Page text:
^ Governor Baker and Transportation Secretary Stephanie Pollack watch as new Orange Line cars get delivered

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Governor Baker’s office recently announced two significant improvements to our region’s transit services : first, new orange Line cars are starting to arrive for service — much needed to replace cars almost 40 years old and just about finished. Second, the MBTA’s Fiscal Control Board will be asked to approve a $ 720,000,000 installation of an al-electronic fare collection system that will, hopefully, eliminate fare jumping and make collection of fares just about fail safe.

You can read the Baker administration’s full report on “T” improvements here :

These are good advances. Same can be said for the recently announced $ 1 billion savings won by Baker’s MBTA administrators for the cost of extending the Green Line. Nonetheless, fixing the “T” remains a challenge, because Boston’s population continues to grow, placing a non-stop burden on “T” service even as improved :

( 1 ) more people living in the City itself mean more “T” riders and more hours of operation. Today, the “T” shuts down between one ABM and five AM. That likely cannot continue. It’s already a large inconvenience.

( 2 ) extending the Green Line and adding more trains means more use of electric power. Yet Eversource’s planned new substations in the City have drawn significant opposition.

( 3 ) the need for added electric power will only grow, as the proposed electronic fare collection system is installed (if approved) and as further transit extensions — connecting Blue Line to Red, extending the Blue Line to Lynn, expanding the Silver Line to Chelsea and connecting it to the Blue Line — win budget allocation and go into service five to ten years from now.

( 4 ) electric power shortages will also increase as the Pilgrim nuclear power plant is shut down in 2019.

( 5 ) strong opposition to increasing our area’s natural gas supply via pipelines portends no relief from that power source either.

( 6 ) as more Boston newcomers opt not to own cars, ridership on the “T” will; increase even more than anticipated, imposing a burden on scarce electric power beyond the impacts I have listed above.

Transit service seems the transportation method that most people will use in the coming decades, more so than bicycles, perhaps as common as cars and trucks. If Boston in year 2030 contains 750,000 to 850,000 people — an increase of 100,000 to 200,000 from our 1970 population — both transit and the electric power that moves it will have to increase accordingly. Cars of the future will also use more electricity and less gas. Where is all of this added power supply to come from, if not from expanded Eversource substations and transmission lines ?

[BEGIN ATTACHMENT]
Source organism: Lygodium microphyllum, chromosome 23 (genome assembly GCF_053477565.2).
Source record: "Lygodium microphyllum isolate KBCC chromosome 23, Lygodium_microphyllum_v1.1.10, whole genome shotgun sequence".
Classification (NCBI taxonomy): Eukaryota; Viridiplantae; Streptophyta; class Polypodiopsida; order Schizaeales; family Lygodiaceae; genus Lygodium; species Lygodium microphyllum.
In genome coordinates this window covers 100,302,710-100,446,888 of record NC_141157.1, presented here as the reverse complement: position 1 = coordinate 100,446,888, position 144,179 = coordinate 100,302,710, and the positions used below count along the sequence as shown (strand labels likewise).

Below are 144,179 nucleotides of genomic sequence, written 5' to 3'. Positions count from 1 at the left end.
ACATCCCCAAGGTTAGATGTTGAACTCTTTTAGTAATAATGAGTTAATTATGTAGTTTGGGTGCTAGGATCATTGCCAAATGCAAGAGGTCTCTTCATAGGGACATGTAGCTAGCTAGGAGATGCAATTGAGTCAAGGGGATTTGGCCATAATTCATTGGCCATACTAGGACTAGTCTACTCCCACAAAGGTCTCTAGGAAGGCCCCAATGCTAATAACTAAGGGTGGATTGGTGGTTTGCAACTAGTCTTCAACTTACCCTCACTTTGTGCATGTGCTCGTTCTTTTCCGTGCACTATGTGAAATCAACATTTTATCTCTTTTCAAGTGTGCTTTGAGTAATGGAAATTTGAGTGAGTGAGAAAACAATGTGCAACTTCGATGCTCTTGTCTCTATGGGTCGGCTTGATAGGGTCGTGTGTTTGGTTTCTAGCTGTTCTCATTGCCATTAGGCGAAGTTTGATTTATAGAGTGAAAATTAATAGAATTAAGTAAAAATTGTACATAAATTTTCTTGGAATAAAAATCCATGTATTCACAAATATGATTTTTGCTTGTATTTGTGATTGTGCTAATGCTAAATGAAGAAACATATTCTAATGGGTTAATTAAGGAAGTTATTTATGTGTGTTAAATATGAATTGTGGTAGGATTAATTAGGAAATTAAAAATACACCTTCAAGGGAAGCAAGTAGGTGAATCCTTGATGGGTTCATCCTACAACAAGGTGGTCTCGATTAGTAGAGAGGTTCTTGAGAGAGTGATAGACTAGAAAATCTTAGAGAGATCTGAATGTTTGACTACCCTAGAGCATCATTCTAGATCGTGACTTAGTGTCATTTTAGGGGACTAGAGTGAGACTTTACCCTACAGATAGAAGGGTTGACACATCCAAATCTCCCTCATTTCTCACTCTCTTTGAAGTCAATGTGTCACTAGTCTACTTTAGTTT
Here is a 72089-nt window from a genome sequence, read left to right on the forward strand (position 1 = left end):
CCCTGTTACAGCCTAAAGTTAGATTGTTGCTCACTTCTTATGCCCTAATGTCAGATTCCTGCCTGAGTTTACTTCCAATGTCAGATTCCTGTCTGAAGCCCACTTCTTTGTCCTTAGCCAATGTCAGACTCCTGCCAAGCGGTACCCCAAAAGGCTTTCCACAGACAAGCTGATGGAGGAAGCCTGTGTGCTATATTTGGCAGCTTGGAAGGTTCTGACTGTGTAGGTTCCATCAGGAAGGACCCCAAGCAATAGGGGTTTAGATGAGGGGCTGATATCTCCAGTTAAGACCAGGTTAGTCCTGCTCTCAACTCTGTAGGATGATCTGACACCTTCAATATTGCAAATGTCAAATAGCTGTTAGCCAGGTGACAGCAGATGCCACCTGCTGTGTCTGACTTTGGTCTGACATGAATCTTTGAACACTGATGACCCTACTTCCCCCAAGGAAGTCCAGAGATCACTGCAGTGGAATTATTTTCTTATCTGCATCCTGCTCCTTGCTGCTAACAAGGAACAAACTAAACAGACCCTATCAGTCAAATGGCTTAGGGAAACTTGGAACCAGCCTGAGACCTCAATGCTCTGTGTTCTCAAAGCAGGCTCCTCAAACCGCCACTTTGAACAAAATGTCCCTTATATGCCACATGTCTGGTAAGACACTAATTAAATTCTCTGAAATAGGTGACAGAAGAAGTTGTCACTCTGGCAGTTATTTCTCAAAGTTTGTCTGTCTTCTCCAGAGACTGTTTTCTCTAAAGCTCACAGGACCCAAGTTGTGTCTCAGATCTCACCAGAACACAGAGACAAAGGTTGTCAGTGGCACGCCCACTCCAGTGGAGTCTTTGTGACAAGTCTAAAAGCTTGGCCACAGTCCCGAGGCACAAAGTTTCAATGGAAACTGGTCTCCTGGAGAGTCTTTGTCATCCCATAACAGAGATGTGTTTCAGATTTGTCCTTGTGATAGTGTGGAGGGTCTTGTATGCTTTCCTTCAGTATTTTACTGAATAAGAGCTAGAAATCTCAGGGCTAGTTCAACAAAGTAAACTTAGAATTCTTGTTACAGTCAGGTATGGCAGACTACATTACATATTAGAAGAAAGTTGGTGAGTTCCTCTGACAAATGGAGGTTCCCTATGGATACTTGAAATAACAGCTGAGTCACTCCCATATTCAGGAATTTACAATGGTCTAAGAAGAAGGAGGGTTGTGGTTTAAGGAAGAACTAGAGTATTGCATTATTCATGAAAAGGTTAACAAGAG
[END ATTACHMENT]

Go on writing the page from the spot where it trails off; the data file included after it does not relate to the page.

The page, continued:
Then there’s the money factor. The State’s budget is already squeezed toward deficit status by the huge health care cost burden left to us by Washington’s refusal to continue subsidizing the State’s largest budget item — some 40 percent of our $ 40 billion total expenditure. How are we going to pay the approximately $ 5 billion to $ 6 billion of upgrades needed to bring the full “T” system up to “state of good repair” ? You might answer : the two-tier tax initiative to be voted at the 2018 election earmarks its revenue to transportation (and education). Perhaps; but the legislature has never carried out voters’ earmarks, and I am skeptical it will do so now.

As I see it, the FY 2019 state budget will need to add at least $ 2,000,000,000 to the usual “T” budget, and the same seems the case for FY 2020, 2021, and 2022 as well. Where will the money come from ? The legislature is not ready to raise voters’ tax burden, nor is the Governor likely to become a tax increaser.

There are two options; but I don’t foresee either of them coming to pass any time soon :

First, we could raise the minimum wage to $ 15/hour, thereby changing 500,000 minimum wage earners from EITC (earned income tax credit) recipients to actual tax payers. Or, we could allocate some of the two-tier tax initiative’s education earmark to transportation instead. Neither option seems likely, which means that the costs of improving “T” service for our expanded population won’t be met; which means that “T” service will not meet commuters’; coming needs. Which means the Boston economic boom bumps up against a bottleneck that can only be by-passed, not resolved, by increasing the amount of “T” operation done by private contractors with every incentive to skimp on quality and to pay their employees skimpy wages: which are the opposite of what we should be doing.

I will be most interested to find out what the legislature’s answer is to these riddles. Also the Governor’s.

—- Mike Freedberg / Here and Sp0here


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